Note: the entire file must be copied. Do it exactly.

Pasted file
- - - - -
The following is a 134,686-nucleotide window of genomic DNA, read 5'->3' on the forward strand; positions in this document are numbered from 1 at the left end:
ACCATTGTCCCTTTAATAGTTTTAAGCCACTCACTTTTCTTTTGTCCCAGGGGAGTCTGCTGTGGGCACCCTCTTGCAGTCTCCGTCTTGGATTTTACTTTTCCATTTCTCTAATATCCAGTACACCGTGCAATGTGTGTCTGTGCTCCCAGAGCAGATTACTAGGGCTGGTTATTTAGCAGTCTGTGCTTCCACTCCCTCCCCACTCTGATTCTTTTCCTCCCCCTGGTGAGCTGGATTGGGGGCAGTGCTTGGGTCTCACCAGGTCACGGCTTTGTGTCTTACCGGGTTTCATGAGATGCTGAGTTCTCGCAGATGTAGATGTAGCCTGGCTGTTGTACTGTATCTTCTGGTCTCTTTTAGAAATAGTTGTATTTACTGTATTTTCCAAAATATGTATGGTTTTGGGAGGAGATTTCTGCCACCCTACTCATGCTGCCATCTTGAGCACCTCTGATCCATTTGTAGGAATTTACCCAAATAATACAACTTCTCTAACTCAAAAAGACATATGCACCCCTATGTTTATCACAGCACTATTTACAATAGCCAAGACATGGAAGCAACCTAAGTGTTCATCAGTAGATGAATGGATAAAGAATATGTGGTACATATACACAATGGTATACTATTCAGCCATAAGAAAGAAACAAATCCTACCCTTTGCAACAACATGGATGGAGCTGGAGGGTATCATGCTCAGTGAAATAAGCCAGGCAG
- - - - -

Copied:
The following is a 134,686-nucleotide window of genomic DNA, read 5'->3' on the forward strand; positions in this document are numbered from 1 at the left end:
ACCATTGTCCCTTTAATAGTTTTAAGCCACTCACTTTTCTTTTGTCCCAGGGGAGTCTGCTGTGGGCACCCTCTTGCAGTCTCCGTCTTGGATTTTACTTTTCCATTTCTCTAATATCCAGTACACCGTGCAATGTGTGTCTGTGCTCCCAGAGCAGATTACTAGGGCTGGTTATTTAGCAGTCTGTGCTTCCACTCCCTCCCCACTCTGATTCTTTTCCTCCCCCTGGTGAGCTGGATTGGGGGCAGTGCTTGGGTCTCACCAGGTCACGGCTTTGTGTCTTACCGGGTTTCATGAGATGCTGAGTTCTCGCAGATGTAGATGTAGCCTGGCTGTTGTACTGTATCTTCTGGTCTCTTTTAGAAATAGTTGTATTTACTGTATTTTCCAAAATATGTATGGTTTTGGGAGGAGATTTCTGCCACCCTACTCATGCTGCCATCTTGAGCACCTCTGATCCATTTGTAGGAATTTACCCAAATAATACAACTTCTCTAACTCAAAAAGACATATGCACCCCTATGTTTATCACAGCACTATTTACAATAGCCAAGACATGGAAGCAACCTAAGTGTTCATCAGTAGATGAATGGATAAAGAATATGTGGTACATATACACAATGGTATACTATTCAGCCATAAGAAAGAAACAAATCCTACCCTTTGCAACAACATGGATGGAGCTGGAGGGTATCATGCTCAGTGAAATAAGCCAGGCAG